Venezuela is handling about $7 million of bitcoin peer to peer purchases and sales a week according to the latest data for Localbitcoins.
They’re handling about ₿600 a week, but due to bitcoin’s rising price and due to continued hyperinflation in Venezuela, the fiat equivalent of bitcoin volumes look parabolic:
Part of the reason for this growing bitcoin popularity in Venezuela, which has spread to their neighbors like Colombia, is because of US sanctions.
Starting in 2015 after a “national emergency” was declared in an Executive Order, the Venezuelan national oil company was put under sanctions, with it now extending to all property of the government of Venezuela. US President Donald Trump said:
“Pursuant to the International Emergency Economic Powers Act (50 U.S.C. 1701 et seq.)… I have determined that it is necessary to block the property of the Government of Venezuela in light of the continued usurpation of power by the illegitimate Nicolas Maduro regime.”
There has been no UN resolution on Venezuela to declare their government illegitimate as far as we are aware, nor has there been a meeting under UN to address the Venezuelan tragedy.
The sanctions however extend to anyone that has “materially assisted, sponsored, or provided financial, material, or technological support for” any “Blocked Persons.”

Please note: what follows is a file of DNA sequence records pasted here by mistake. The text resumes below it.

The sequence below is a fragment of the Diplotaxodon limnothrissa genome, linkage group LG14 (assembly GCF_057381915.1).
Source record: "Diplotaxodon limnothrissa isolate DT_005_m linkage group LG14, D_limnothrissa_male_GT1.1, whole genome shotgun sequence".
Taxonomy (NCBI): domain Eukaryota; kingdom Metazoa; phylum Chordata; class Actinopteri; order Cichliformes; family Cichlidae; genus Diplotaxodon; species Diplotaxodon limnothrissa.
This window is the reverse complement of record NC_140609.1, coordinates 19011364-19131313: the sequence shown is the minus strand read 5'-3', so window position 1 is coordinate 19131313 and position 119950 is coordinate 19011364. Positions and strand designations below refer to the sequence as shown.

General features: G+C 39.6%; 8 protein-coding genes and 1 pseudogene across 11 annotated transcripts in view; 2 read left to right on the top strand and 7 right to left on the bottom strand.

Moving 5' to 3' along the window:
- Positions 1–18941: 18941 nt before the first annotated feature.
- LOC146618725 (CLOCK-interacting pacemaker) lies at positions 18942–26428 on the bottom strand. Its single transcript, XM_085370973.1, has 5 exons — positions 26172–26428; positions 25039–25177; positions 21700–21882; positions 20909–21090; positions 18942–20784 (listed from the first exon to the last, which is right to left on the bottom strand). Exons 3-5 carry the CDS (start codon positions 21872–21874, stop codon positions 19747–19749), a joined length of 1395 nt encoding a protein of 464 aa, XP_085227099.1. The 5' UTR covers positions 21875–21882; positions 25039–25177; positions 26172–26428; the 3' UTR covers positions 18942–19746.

So their Github account might now be cancelled, and their Netflix subscription, and maybe their Gmail account, and perhaps maybe even no Facebook for them, although so far only Github and Slack have extended US government policy to their own services as far as we are aware.
Yet they can still keep their bitcoin account, although probably not Coinbase if they’re using that, but there’s plenty of other global exchanges and you don’t even need one.
There’s rumors the Venezuelan government seizes any bitcoin mining gear and then turns them on for itself. So the government might itself have bitcoin and could potentially use it for payments.
So US might have to maybe try that UN roundtable since it’s there for precisely these sort of situations and considering fiat money has completely been mismanaged in Venezuela, the five veto powers might even reach an agreement.
Why they haven’t done so already is not clear, but while they can block many US based services, they can’t quite block bitcoin as a matter of policy.
Hence why perhaps Venezuelans are turning to it to avoid the banking system with bitcoin potentially rising there to challenge even the dollar as a store of value.